To determine whether differential miRNA expression was related to differences in post-infection stages, four comparisons were made. Within the tissues, 24 and 132 different miRNAs were identified from lung and tracheal tissues at different times, respectively. Furthermore, 140 and 12 miRNAs were DE at 3 and 7 dpi, respectively (Supplementary Table 7). There were more up-regulated miRNAs (15 of 24 in the lung and 90 of 132 in the trachea) than down-regulated miRNAs in the lung and trachea (Figure 3). Furthermore, three miRNAs, miR-379, miR-34c, and miR-34b, were DE at different times (Figure 4). These results suggest that when infected with H5N1 influenza virus, miR-379 and miR-34 probably play significant roles in resisting viral invasion.
FIGURE 3. Four comparisons of different post-infection stages, miRNAs showing a differential expression pattern, with down-regulation indicated in green and up-regulation indicated in red.
FIGURE 4. MiR-379, miR-34c, and miR-34b were DE at all different post-infection stages in four comparisons (LUN7 vs. TR7, TR7 vs. TR3, LUN3 vs. TR3, and LUN7 vs. LUN3).
Identification and Analysis of Differentially Expressed Genes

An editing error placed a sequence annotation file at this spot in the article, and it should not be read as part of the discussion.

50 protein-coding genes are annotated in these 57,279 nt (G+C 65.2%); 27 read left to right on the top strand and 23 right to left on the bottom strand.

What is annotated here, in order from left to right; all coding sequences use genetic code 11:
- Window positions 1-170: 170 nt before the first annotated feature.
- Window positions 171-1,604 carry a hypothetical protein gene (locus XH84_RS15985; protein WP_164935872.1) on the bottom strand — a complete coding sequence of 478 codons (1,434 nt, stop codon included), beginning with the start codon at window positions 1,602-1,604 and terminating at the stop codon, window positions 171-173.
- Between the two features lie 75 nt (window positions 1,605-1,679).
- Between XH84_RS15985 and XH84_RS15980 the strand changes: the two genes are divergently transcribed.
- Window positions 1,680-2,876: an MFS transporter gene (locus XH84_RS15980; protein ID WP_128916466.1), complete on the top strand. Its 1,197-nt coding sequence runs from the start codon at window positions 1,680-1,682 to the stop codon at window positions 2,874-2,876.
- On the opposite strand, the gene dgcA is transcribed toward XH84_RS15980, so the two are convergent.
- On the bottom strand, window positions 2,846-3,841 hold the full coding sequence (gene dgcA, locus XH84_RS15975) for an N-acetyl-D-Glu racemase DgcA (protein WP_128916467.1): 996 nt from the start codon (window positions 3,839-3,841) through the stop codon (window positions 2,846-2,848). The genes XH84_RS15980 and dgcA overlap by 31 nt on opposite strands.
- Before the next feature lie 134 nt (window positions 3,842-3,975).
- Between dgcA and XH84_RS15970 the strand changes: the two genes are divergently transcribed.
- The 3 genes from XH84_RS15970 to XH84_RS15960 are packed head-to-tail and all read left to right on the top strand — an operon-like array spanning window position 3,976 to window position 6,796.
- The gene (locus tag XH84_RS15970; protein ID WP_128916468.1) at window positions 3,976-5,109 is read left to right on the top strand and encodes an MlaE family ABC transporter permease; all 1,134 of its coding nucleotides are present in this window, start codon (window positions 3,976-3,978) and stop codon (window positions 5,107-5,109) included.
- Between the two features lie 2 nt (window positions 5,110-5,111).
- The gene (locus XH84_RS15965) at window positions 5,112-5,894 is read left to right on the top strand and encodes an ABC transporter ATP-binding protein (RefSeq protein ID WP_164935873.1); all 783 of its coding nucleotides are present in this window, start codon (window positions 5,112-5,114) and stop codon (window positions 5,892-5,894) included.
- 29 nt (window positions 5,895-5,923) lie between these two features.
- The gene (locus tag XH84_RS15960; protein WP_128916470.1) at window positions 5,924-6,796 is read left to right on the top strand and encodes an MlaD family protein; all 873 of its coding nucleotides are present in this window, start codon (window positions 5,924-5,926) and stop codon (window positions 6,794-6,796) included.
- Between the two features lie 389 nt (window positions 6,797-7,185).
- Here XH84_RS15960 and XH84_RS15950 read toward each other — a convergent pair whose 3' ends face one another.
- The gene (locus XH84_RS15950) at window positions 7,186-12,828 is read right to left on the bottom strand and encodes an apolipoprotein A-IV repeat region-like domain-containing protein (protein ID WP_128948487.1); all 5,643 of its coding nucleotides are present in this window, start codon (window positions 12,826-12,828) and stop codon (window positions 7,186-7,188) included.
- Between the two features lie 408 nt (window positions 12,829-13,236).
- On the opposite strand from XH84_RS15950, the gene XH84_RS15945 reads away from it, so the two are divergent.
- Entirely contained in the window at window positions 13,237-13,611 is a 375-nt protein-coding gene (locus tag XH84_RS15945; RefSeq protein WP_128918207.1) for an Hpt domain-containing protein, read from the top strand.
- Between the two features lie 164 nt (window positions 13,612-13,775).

Compared with the control group, 1236 significant DEGs (Figure 1B) were identified. There were more down-regulated genes than up-regulated genes (Figures 5A,B). Among the down-regulated genes, 7 were found in the lung at different times, only 1 was found in the trachea at a different time, and 6 and 39 were found at 3 and 7 dpi, respectively; these included immune-related genes IL2R2 (Schliemann et al., 2008), CLEC4D (Steichen et al., 2013), IGFBP2 (Ambrosini-Spaltro et al., 2011), and GPNMB (Schwarzbich et al., 2011) and antiviral genes FOSB (Baumann et al., 2003) and TNIP3 (Zhao et al., 2017).
FIGURE 5. (A) Numbers of up-regulated DEGs in infected groups and non-infected groups. (B) Numbers of down-regulated DEGs in infected groups and non-infected groups. An FDR of 0.05 was used to classify genes as DE. The lung and tracheal tissues from beagles in the control group, named KL3 and KT3 on the third day and KL7 and KT7 on the seventh day, and the experimental group named LUN3 and TRA3 on the third day and LUN7 and TRA7 on the seventh day.
KEGG Pathway Enrichment Analysis of Differentially Expressed (DE) mRNAs